By Michael Ha
American consumers could shop for their favorite pair of jeans or T-shirts with ``Made in North Korea" labels at Wal-Mart stores in a few years, if North Korean officials get their wish.
But there are several hurdles, including complete and verifiable denuclearization, that Pyongyang would have to clear before the Stalinist state can develop business ties with America.
North Korean officials are reportedly interested in signing a deal to export textile products to Wal-Mart, a U.S. corporation that runs a chain of large, discount department stores, Radio Free Asia (RFA) reported Friday.
Wal-Mart is one of the largest retailers in the world, with an estimated 20 percent market share of the retail grocery and consumables business in the United States. The company relies on an extensive overseas outsourcing and subcontracting system, particularly with Chinese manufacturers.
Tony Namkung, senior advisor to New Mexico Governor Bill Richardson, recently returned from his trip to North Korea where he met with senior North Korean officials, the report said.
He said the North Korean government has high hopes for the lifting of economic sanctions, the Trading with the Enemy Act and the terrorism-sponsoring list, according to the report.
Namkung said North Korean officials seriously talked about the possibility of economic cooperation with U.S. companies. They mentioned the possibility of exporting North Korean textiles to U.S. retail stores, specifically mentioning Wal-Mart. The officials reportedly told Namkung that they were hoping Wal-Mart could come in with a textile quota.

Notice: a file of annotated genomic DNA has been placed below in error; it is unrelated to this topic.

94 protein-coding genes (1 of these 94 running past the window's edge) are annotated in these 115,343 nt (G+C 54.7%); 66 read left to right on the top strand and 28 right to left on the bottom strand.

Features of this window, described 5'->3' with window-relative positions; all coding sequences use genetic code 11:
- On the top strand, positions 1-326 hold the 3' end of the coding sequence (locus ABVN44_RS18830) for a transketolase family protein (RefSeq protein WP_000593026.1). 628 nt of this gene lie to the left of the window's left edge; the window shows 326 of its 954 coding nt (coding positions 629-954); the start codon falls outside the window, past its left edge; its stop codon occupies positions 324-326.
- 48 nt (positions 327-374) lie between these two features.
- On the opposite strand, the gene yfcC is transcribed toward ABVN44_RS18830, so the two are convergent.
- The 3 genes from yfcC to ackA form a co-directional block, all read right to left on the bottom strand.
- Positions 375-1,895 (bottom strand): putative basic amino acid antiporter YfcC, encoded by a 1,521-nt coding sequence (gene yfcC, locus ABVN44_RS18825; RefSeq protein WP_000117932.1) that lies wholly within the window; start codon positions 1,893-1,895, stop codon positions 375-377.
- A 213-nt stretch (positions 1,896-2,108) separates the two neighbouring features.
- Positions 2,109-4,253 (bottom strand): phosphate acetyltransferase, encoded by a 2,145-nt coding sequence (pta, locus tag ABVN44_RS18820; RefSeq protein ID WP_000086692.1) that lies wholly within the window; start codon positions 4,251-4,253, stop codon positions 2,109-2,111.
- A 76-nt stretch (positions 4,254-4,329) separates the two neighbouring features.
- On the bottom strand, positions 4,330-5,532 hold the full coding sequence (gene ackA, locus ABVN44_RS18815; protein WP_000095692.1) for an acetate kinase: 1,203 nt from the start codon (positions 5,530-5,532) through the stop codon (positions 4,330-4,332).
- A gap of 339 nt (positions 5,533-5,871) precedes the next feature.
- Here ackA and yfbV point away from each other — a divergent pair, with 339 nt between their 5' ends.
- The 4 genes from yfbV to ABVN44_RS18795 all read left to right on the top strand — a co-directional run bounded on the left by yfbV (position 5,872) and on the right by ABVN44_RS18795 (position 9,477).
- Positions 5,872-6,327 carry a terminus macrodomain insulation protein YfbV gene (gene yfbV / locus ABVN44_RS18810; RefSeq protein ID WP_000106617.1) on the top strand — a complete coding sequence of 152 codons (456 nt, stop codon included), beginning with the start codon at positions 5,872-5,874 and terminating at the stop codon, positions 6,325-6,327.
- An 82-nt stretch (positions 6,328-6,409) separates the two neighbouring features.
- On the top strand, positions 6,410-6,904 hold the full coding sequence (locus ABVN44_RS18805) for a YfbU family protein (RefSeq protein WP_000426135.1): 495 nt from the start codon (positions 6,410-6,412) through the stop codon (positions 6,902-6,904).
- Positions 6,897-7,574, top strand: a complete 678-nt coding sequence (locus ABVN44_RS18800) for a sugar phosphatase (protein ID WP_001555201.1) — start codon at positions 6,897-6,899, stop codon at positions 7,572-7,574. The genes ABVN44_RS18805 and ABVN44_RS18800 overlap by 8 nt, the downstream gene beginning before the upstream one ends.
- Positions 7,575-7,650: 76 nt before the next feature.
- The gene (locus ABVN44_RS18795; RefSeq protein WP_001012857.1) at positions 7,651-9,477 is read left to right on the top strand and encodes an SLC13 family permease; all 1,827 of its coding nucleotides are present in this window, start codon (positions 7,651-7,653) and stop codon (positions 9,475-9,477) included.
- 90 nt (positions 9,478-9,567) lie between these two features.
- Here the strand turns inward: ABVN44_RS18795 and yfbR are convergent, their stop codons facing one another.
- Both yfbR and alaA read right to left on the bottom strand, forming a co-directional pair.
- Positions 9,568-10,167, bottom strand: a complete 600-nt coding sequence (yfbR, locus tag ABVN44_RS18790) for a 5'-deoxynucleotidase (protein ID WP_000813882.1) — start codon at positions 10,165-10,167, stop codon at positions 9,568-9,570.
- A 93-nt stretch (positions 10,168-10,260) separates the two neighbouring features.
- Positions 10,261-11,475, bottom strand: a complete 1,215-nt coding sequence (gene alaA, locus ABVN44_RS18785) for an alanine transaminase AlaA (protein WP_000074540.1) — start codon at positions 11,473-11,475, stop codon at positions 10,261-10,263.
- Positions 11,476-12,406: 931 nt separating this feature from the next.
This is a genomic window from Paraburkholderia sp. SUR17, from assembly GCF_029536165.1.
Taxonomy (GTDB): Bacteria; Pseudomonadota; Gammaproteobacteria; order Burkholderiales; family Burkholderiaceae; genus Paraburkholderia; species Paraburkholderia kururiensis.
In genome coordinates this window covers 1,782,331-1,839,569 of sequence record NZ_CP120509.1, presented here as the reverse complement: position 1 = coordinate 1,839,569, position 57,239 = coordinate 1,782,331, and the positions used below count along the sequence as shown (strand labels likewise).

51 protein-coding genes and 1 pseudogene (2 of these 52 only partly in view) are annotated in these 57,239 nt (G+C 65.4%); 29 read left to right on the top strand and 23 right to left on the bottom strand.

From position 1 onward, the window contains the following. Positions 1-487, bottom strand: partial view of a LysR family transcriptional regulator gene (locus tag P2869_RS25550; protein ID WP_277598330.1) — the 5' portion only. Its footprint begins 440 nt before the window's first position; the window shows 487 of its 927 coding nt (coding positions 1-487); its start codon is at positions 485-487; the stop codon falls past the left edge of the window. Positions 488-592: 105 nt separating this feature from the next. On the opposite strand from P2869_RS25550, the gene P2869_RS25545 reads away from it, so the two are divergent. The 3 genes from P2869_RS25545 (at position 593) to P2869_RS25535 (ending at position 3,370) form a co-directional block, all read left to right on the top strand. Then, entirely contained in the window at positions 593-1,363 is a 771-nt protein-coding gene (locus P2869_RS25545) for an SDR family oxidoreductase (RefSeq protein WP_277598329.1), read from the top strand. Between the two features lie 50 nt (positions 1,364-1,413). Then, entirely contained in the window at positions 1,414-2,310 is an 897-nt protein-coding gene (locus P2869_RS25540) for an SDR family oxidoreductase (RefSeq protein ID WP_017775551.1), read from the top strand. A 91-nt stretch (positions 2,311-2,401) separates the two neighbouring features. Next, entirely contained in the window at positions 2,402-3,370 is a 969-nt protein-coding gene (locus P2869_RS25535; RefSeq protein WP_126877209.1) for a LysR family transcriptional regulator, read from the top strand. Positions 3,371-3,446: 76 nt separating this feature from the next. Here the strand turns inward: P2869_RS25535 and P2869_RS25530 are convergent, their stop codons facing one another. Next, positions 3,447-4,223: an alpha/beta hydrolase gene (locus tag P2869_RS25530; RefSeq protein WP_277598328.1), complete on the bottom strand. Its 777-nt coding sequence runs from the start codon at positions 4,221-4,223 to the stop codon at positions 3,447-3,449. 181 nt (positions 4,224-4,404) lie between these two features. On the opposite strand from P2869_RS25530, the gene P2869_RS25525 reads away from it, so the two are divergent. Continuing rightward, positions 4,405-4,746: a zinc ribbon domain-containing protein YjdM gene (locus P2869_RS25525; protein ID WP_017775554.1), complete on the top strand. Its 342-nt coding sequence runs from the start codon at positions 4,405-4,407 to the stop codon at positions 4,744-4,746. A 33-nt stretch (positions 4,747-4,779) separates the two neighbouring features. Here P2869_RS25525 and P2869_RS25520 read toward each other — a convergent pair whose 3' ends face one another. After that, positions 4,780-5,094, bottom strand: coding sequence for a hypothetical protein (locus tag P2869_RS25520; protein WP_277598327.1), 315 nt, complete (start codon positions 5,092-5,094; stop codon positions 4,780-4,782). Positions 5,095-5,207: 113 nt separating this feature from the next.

He also said North Korea officials made references to exporting magnesite and working with U.S. mining companies to develop mineral sites. In the past few years, North Korea has sharply increased mineral exports to neighboring countries, including zinc exports to South Korea and China and gold exports to Thailand.
But Namkung said it would be difficult for companies like Wal-Mart to sign business deals with North Korea right away, even if the United States lifts economic sanctions. He said North Korea would need to reform their system, open up their economy and their borders to the outside world.
He said cultural exchanges like the New York Philharmonic's recent visit to Pyongyang is a start, but North Korea needs to reform its society to the point where such events become routine. He said that's the price Pyongyang would need to pay.
North Korea may be moving in the right direction. This week, U.S. officials said Pyongyang acknowledged the requirement for verification and indeed agreed to cooperate fully with verification activities.
Pyongyang has already provided more than 18,000 pages of newly released North Korean nuclear documents, which the U.S. officials called ``an important first step." Next week, chief U.S. nuclear negotiator will convene with South Korean and Japanese officials to discuss nuclear documents.